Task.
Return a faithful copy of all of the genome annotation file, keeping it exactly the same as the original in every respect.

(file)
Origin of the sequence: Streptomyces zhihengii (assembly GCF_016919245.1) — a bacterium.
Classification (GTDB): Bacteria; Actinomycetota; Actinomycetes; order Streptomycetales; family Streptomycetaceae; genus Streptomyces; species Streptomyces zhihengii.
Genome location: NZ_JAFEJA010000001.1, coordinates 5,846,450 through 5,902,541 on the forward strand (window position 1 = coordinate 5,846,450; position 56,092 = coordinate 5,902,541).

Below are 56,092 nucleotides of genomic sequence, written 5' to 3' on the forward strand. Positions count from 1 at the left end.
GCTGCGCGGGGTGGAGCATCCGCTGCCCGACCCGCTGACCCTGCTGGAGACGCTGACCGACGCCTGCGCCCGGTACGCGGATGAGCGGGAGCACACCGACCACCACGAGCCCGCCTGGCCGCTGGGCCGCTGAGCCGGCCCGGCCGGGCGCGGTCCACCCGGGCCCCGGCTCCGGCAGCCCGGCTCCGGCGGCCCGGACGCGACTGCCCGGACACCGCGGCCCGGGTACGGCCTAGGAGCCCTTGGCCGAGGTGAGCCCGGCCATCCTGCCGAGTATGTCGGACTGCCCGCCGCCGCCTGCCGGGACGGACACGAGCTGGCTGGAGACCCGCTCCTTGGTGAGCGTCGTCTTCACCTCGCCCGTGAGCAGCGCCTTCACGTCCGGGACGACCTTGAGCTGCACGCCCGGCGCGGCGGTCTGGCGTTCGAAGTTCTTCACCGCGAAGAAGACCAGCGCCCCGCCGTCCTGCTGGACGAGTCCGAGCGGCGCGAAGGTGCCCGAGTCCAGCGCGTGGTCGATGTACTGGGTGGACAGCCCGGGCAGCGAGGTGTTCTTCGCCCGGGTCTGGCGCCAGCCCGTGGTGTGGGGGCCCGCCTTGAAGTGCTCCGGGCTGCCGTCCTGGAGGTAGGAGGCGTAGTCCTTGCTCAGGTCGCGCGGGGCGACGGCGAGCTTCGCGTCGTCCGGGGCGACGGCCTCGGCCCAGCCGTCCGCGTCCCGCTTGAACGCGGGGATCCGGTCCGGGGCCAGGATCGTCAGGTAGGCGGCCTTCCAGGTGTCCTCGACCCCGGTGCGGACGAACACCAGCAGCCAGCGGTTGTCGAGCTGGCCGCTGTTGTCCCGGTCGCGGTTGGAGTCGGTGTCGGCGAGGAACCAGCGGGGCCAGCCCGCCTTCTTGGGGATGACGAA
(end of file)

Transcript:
Origin of the sequence: Streptomyces zhihengii (assembly GCF_016919245.1) — a bacterium.
Classification (GTDB): Bacteria; Actinomycetota; Actinomycetes; order Streptomycetales; family Streptomycetaceae; genus Streptomyces; species Streptomyces zhihengii.
Genome location: NZ_JAFEJA010000001.1, coordinates 5,846,450 through 5,902,541 on the forward strand (window position 1 = coordinate 5,846,450; position 56,092 = coordinate 5,902,541).

Below are 56,092 nucleotides of genomic sequence, written 5' to 3' on the forward strand. Positions count from 1 at the left end.
GCTGCGCGGGGTGGAGCATCCGCTGCCCGACCCGCTGACCCTGCTGGAGACGCTGACCGACGCCTGCGCCCGGTACGCGGATGAGCGGGAGCACACCGACCACCACGAGCCCGCCTGGCCGCTGGGCCGCTGAGCCGGCCCGGCCGGGCGCGGTCCACCCGGGCCCCGGCTCCGGCAGCCCGGCTCCGGCGGCCCGGACGCGACTGCCCGGACACCGCGGCCCGGGTACGGCCTAGGAGCCCTTGGCCGAGGTGAGCCCGGCCATCCTGCCGAGTATGTCGGACTGCCCGCCGCCGCCTGCCGGGACGGACACGAGCTGGCTGGAGACCCGCTCCTTGGTGAGCGTCGTCTTCACCTCGCCCGTGAGCAGCGCCTTCACGTCCGGGACGACCTTGAGCTGCACGCCCGGCGCGGCGGTCTGGCGTTCGAAGTTCTTCACCGCGAAGAAGACCAGCGCCCCGCCGTCCTGCTGGACGAGTCCGAGCGGCGCGAAGGTGCCCGAGTCCAGCGCGTGGTCGATGTACTGGGTGGACAGCCCGGGCAGCGAGGTGTTCTTCGCCCGGGTCTGGCGCCAGCCCGTGGTGTGGGGGCCCGCCTTGAAGTGCTCCGGGCTGCCGTCCTGGAGGTAGGAGGCGTAGTCCTTGCTCAGGTCGCGCGGGGCGACGGCGAGCTTCGCGTCGTCCGGGGCGACGGCCTCGGCCCAGCCGTCCGCGTCCCGCTTGAACGCGGGGATCCGGTCCGGGGCCAGGATCGTCAGGTAGGCGGCCTTCCAGGTGTCCTCGACCCCGGTGCGGACGAACACCAGCAGCCAGCGGTTGTCGAGCTGGCCGCTGTTGTCCCGGTCGCGGTTGGAGTCGGTGTCGGCGAGGAACCAGCGGGGCCAGCCCGCCTTCTTGGGGATGACGAA